WEREWOLF PARALLEL

From the Daemon Parallel series , Vol. 2

The separate worlds—and the Parallel between—face a threat that Cameron and his friends must stop in this Scottish import.

A pre-prologue exposition explains how a conspiracy attempted to separate the Human and Daemon worlds, achieving only partial separation and instead creating a gap between worlds. That gap—the Parallel—allows only the descendants of the World Split conspirators who caused it to travel between worlds. After a prologue, readers encounter Cameron and his friends from Daemon Parallel (2012)—werewolf Morgan and Eve, the young ex-Daemon servant who was prematurely aged to adulthood when her ex-mistress stole her body—running Cameron’s evil grandmother’s business. Dr Black arrives with a large, lumpy Mr Grey and a convincing legal claim on the business that sends the young heroes to the Parallel’s Court, where, unless they can prove Cameron’s dead grandmother still lives, they’ll lose everything. The wild plot involves mythological figures, deals forged on technicalities and the revelation that their adversaries have a bigger goal than the business. The madcap world is grounded by the relationships among characters as well as their struggles to fit into any world; newly minted werewolf Cameron’s wolf-longings and the disjuncture between Eve’s chronological and physical ages especially stand out. The villain goes from gross to terrifying, and the heroes end up making a bittersweet sacrifice that will leave readers demanding a continuation.

Clever, creative and fun. (Fantasy. 10-15)

Pub Date: Nov. 1, 2014

ISBN: 978-178250-054-4

Page Count: 275

Publisher: Kelpiesteen

Review Posted Online: Sept. 14, 2014

Kirkus Reviews Issue: Oct. 1, 2014

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This is no didactic near-future warning of present evils, but a cinematic adventure featuring endearing, compelling heroes

LEGEND

From the Legend series , Vol. 1

A gripping thriller in dystopic future Los Angeles.

Fifteen-year-olds June and Day live completely different lives in the glorious Republic. June is rich and brilliant, the only candidate ever to get a perfect score in the Trials, and is destined for a glowing career in the military. She looks forward to the day when she can join up and fight the Republic’s treacherous enemies east of the Dakotas. Day, on the other hand, is an anonymous street rat, a slum child who failed his own Trial. He's also the Republic's most wanted criminal, prone to stealing from the rich and giving to the poor. When tragedies strike both their families, the two brilliant teens are thrown into direct opposition. In alternating first-person narratives, Day and June experience coming-of-age adventures in the midst of spying, theft and daredevil combat. Their voices are distinct and richly drawn, from Day’s self-deprecating affection for others to June's Holmesian attention to detail. All the flavor of a post-apocalyptic setting—plagues, class warfare, maniacal soldiers—escalates to greater complexity while leaving space for further worldbuilding in the sequel.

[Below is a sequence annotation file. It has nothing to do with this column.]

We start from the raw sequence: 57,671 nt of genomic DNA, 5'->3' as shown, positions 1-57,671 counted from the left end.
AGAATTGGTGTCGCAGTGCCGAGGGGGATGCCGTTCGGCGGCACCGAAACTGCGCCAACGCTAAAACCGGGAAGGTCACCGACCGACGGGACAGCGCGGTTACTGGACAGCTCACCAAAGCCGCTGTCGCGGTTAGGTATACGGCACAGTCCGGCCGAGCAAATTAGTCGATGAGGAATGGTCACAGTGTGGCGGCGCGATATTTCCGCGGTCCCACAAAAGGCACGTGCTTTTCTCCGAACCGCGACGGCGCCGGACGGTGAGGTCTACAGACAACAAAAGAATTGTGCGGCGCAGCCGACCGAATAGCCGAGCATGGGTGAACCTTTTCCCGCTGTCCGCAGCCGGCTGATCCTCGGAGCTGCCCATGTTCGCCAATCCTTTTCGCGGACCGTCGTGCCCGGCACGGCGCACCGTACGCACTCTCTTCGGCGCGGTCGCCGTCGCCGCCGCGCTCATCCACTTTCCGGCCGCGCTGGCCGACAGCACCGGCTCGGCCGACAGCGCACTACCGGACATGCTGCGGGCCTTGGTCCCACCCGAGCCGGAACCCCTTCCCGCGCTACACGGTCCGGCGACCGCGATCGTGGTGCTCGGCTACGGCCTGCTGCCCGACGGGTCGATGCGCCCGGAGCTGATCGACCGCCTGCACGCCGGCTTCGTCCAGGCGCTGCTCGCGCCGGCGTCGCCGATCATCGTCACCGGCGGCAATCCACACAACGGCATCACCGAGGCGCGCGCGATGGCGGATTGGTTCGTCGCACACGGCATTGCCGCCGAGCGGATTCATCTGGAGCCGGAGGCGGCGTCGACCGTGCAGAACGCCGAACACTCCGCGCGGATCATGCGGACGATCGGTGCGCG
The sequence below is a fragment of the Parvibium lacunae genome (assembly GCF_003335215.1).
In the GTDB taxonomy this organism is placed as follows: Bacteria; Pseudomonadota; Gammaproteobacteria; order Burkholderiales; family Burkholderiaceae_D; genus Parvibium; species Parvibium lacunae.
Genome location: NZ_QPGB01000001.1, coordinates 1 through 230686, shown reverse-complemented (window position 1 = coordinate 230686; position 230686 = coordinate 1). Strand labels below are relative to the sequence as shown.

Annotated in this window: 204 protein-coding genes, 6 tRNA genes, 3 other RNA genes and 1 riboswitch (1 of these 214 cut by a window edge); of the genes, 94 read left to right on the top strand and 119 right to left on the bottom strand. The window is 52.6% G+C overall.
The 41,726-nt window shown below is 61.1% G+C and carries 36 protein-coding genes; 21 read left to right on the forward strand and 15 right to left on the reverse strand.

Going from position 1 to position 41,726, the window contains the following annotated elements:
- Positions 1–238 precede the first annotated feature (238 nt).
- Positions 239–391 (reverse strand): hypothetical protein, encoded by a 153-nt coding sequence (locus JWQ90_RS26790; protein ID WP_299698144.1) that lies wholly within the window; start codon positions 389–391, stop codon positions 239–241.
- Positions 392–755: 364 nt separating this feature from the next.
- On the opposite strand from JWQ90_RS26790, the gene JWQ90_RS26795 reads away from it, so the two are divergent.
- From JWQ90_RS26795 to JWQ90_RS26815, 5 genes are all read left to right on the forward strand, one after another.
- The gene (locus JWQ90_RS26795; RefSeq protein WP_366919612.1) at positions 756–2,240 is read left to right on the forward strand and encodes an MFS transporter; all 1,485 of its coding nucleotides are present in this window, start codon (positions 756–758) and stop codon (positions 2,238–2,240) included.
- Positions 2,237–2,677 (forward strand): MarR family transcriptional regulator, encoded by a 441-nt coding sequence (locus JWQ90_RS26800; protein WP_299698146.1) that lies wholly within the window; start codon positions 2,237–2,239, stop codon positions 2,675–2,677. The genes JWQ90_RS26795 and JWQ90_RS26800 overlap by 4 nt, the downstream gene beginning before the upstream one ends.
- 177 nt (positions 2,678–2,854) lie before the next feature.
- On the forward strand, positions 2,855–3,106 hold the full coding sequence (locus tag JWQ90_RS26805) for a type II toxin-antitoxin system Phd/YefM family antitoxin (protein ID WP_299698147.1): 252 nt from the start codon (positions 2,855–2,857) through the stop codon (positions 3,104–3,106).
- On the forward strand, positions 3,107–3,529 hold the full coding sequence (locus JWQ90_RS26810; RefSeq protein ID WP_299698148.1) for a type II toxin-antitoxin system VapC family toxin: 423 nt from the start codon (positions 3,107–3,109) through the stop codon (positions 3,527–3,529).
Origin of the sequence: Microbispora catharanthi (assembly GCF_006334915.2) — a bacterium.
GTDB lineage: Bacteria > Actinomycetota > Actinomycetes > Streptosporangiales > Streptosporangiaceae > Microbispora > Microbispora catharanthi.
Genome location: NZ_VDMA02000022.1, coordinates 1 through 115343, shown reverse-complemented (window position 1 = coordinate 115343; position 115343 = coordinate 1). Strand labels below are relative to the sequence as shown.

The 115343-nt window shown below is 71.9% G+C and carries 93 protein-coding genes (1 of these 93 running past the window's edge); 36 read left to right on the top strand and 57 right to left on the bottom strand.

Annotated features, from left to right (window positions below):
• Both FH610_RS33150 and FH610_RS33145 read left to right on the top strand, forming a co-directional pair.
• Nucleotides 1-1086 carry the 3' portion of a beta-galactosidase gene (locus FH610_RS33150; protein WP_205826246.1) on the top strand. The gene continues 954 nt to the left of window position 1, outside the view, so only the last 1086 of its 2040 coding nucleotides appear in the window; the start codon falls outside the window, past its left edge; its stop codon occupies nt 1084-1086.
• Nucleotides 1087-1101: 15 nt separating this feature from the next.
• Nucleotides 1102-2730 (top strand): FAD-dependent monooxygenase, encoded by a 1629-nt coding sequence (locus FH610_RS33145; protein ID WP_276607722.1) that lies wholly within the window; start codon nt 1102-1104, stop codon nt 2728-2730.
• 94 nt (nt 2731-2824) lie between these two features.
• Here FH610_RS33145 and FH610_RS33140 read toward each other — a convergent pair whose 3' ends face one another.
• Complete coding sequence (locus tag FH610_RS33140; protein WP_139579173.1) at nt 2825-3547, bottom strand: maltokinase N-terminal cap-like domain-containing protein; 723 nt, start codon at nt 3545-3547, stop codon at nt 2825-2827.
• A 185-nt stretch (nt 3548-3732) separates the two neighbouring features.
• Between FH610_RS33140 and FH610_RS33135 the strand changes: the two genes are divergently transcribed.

This is no didactic near-future warning of present evils, but a cinematic adventure featuring endearing, compelling heroes . (Science fiction. 12-14)

Pub Date: Nov. 29, 2011

ISBN: 978-0-399-25675-2

Page Count: 336

Publisher: Putnam

Review Posted Online: April 8, 2011

Kirkus Reviews Issue: Oct. 15, 2011

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Not much forward momentum but a tasty array of chills, thrills, and chortles.

A MAP OF DAYS

From the Peculiar Children series , Vol. 4

The victory of Jacob and his fellow peculiars over the previous episode’s wights and hollowgasts turns out to be only one move in a larger game as Riggs (Tales of the Peculiar, 2016, etc.) shifts the scene to America.

Reading largely as a setup for a new (if not exactly original) story arc, the tale commences just after Jacob’s timely rescue from his decidedly hostile parents. Following aimless visits back to newly liberated Devil’s Acre and perfunctory normalling lessons for his magically talented friends, Jacob eventually sets out on a road trip to find and recruit Noor, a powerful but imperiled young peculiar of Asian Indian ancestry. Along the way he encounters a semilawless patchwork of peculiar gangs, syndicates, and isolated small communities—many at loggerheads, some in the midst of negotiating a tentative alliance with the Ymbryne Council, but all threatened by the shadowy Organization. The by-now-tangled skein of rivalries, romantic troubles, and family issues continues to ravel amid bursts of savage violence and low comedy (“I had never seen an invisible person throw up before,” Jacob writes, “and it was something I won’t soon forget”). A fresh set of found snapshots serves, as before, to add an eldritch atmosphere to each set of incidents. The cast defaults to white but includes several people of color with active roles.

Not much forward momentum but a tasty array of chills, thrills, and chortles. (Horror/Fantasy. 12-14)

Pub Date: Oct. 2, 2018

ISBN: 978-0-7352-3214-3

Page Count: 496

Publisher: Dutton

Review Posted Online: Sept. 2, 2018

Kirkus Reviews Issue: Sept. 15, 2018

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